On this, I call bullshit!
Sure, it takes time to learn how to master new tasks and develop new skills. Any newbie knows when you have a new role, there’s a lot to learn. But over time, you master the tasks at hand and find faster, more effective ways to fulfill the expectations of your role. This is when work gets fun. This is when you can excel.
A lot of people use the 20% they start to find available every day to slow down, slacken off, gossip, or, as I said before, just do more of the same work.
I have always taken a different approach. I start a role thinking of how I can do everything that is expected in only 80% of my time as quickly as I can. That doesn’t mean doing a bad job or cutting corners. Just get good as quickly as you can so you have that spare 20% to do other things.
I might use this 20% building relationships with a mentor, helping others in a crunch (I believe in Karma), or learning more about other parts of the business to get a feel for what you might be good at in the future.
As long as you excel in your role, and deliver what’s expected of you, a good leader won’t begrudge your self-development or your networking. And if they do, you have more skills to apply in another role.
By doing what’s expected of you, I really mean to say “do what you say you will do”.
I tend to steer clear of the whole “under promise, over deliver” caper. Be more boring; dependable; trustworthy for what needs to be achieved. Then surprise by what you can learn by, or assist with, in the other 20% of your time. Surprise by taking the time to reimagine a customer experience or the status quo.
My 80/20 rule is the one thing that opened more doors than any other tip on this list.
8. Write The Room.
We’ve all heard a friend or colleague say to you in exasperation: “READ THE ROOM!”
If you have a certain lack of empathy or are as self-centered as I am, it helps to have someone close to you who isn’t. In my personal life, it’s my husband. He’s phenomenal at it. He literally can step into a room, feel the vibe and respond appropriately.
For the majority of my career, this was a real issue for me. I was so bad that I didn’t even know it was a skill I lacked. Then midway through my career, I reported to Rob, who identified himself as a behaviorist. He was smart, super smart. The type of person who would listen quietly and then pinpoint motivations, duplicity, love, distrust, and positive or negative attributes in a heartbeat. He didn't so much as listen as he would watch.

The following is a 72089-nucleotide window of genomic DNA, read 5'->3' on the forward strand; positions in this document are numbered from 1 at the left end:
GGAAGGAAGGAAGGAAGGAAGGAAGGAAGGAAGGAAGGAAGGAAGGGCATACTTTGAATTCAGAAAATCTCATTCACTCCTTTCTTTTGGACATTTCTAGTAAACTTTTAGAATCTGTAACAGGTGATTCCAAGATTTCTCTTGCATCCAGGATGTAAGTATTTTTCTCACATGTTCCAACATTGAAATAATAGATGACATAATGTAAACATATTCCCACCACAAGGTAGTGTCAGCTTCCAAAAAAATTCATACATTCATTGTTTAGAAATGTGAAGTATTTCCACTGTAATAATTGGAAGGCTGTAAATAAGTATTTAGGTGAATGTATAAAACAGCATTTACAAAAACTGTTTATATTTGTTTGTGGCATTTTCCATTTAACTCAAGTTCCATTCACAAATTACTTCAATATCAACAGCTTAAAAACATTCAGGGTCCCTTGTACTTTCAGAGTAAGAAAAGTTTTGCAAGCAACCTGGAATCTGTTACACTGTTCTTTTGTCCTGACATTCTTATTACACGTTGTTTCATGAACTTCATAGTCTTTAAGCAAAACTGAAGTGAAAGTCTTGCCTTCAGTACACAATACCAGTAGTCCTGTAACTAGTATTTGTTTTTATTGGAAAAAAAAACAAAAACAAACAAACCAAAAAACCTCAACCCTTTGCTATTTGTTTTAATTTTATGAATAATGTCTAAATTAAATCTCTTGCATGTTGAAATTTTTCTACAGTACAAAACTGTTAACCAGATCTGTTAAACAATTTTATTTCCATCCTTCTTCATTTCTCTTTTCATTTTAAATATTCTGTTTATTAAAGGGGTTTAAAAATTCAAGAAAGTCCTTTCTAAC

Whenever I asked how his ”hunches” always proved to be correct, he would explain by describing how the person was acting or reacting to what was happening or being said around them. I am amazed to this day at how unskilled I am at reading the room. I am equally amazed at how Rob could read people in a way I have never witnessed since.
But if reading the room was hard for me, writing the room came as naturally to me as a butterfly landing gently on Bambi.
Think of “Write the Room” as the love child of Churchill’s “History is written by the Victors”, and Edward Bulwer-Lytton’s “The pen is mightier than the sword!”.
In my experience, the person who organizes the agenda for a workshop, or edited Board Papers, and especially wrote minutes, ultimately was the person that was in the center of the flow of information long before we had Google and Facebook algorithms.
We increasingly use tools and technology that reduce the need for this skill of scoping and documenting and checking and holding people accountable with the records of agreements, but I hope it remains in use. If only like Latin, around enough to be slightly annoying and fun.
The person who writes the room is the gatekeeper, the facilitator, the go-to person for that is important. If you are as hopeless as I am at reading the room, try writing the room.
9. Be Kind
I don’t mean “Be Kind” in the Ellen DeGeneres “be kind to each other” kind of way. I mean my Dad’s version of being kind. Take the time to smile, acknowledge others, say hello, actively listen to the person you are with.
Being kind is infectious, for those offering and those receiving. Being kind has physical and psychological benefits of releasing serotonin and dopamine.
People say you won’t be remembered by what you say to them, or do for them, but they will remember how you made them feel. We all remember those who, at the time we needed it most, were kind to us.
This is true in the workplace even more so than in our private lives. At home, with friends, we can cross boundaries to ensure we understand each other better, to make sure someone is “O.K”. This isn’t the case at work. Sometimes the only lifeline someone has is the small kindnesses shown to them by others.
In today's world of forced confluence, these hacks aren’t limited to the workplace anymore. While these tips and tricks have served me well throughout my career, I should have referred more frequently to my mental work checklist on how best to navigate in times of uncertainty.
My list is a result of schoolyards, streets, bars, and boardrooms — wherever people interact. While I may have learned some of these lessons from a multitude of situations, people, and places, they are the reasons behind any success I ever had in my career.
Too often we get caught up in the moment. It’s easy to forget we already have most of life’s tools at our fingertips.
Note: I only add the Duck test link to Wikipedia as there are some classic comic historic uses of the phrase (also some serious ones). But if you need a lighthearted read, check it out.
I’d welcome any feedback below if you have any to add to the list… I only got to 9.